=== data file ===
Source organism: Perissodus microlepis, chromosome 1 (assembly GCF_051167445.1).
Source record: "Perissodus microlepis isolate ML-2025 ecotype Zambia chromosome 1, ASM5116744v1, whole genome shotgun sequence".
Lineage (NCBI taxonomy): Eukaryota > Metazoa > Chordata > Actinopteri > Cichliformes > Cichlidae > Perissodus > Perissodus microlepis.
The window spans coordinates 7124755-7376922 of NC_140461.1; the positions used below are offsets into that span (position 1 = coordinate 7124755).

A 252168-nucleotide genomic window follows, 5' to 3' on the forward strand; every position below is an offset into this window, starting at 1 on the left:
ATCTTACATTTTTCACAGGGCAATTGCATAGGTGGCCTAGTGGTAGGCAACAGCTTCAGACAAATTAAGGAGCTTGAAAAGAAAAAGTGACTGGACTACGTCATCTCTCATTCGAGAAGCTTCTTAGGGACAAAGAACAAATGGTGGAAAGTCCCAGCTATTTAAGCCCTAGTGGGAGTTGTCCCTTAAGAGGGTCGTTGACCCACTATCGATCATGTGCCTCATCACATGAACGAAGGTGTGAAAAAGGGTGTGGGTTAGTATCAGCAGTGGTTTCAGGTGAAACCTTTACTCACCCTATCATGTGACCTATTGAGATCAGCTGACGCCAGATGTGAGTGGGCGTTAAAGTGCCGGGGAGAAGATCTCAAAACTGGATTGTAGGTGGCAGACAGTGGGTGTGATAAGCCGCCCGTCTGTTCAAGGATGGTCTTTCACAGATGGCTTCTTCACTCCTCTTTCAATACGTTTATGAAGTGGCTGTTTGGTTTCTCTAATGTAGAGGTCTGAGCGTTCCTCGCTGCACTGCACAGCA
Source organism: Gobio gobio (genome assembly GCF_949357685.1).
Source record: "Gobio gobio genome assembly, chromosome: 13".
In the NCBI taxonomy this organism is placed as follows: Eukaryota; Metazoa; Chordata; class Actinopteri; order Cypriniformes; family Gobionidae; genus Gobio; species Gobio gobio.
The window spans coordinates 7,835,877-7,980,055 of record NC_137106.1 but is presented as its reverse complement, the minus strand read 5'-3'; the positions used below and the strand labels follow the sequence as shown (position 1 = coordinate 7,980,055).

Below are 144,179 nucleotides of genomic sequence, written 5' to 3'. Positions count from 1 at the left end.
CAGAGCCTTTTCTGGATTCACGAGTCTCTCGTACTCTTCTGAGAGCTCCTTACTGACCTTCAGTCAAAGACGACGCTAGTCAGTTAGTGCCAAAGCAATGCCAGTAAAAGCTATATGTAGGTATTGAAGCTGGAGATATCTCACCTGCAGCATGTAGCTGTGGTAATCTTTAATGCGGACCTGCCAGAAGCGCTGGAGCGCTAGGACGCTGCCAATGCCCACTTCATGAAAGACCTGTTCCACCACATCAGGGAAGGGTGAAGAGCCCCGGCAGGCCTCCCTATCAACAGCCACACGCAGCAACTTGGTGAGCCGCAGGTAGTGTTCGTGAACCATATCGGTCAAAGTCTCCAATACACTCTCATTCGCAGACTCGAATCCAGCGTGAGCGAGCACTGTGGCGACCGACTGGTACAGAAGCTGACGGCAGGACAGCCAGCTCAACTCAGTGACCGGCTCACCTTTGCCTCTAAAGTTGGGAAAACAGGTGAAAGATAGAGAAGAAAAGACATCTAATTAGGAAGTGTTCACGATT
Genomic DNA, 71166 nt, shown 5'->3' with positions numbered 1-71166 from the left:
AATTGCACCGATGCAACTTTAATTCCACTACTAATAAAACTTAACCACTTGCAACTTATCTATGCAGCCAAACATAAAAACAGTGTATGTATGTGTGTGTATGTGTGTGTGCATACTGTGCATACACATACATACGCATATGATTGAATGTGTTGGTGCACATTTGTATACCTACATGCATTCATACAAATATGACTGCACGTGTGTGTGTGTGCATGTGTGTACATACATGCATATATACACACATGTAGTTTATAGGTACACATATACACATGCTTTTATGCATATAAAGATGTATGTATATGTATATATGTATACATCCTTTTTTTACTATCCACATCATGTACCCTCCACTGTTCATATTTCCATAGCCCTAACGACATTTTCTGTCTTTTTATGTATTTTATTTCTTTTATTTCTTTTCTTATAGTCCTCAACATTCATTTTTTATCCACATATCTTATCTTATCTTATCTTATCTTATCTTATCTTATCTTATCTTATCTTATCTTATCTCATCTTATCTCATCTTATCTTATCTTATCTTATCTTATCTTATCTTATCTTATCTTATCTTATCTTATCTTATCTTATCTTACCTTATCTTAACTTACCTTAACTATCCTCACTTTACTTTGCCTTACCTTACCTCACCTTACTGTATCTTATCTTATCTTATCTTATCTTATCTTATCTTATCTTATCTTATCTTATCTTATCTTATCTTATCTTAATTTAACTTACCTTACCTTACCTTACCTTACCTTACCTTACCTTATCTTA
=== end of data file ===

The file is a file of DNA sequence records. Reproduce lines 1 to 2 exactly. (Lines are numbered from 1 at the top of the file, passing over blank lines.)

Source organism: Perissodus microlepis, chromosome 1 (assembly GCF_051167445.1).
Source record: "Perissodus microlepis isolate ML-2025 ecotype Zambia chromosome 1, ASM5116744v1, whole genome shotgun sequence".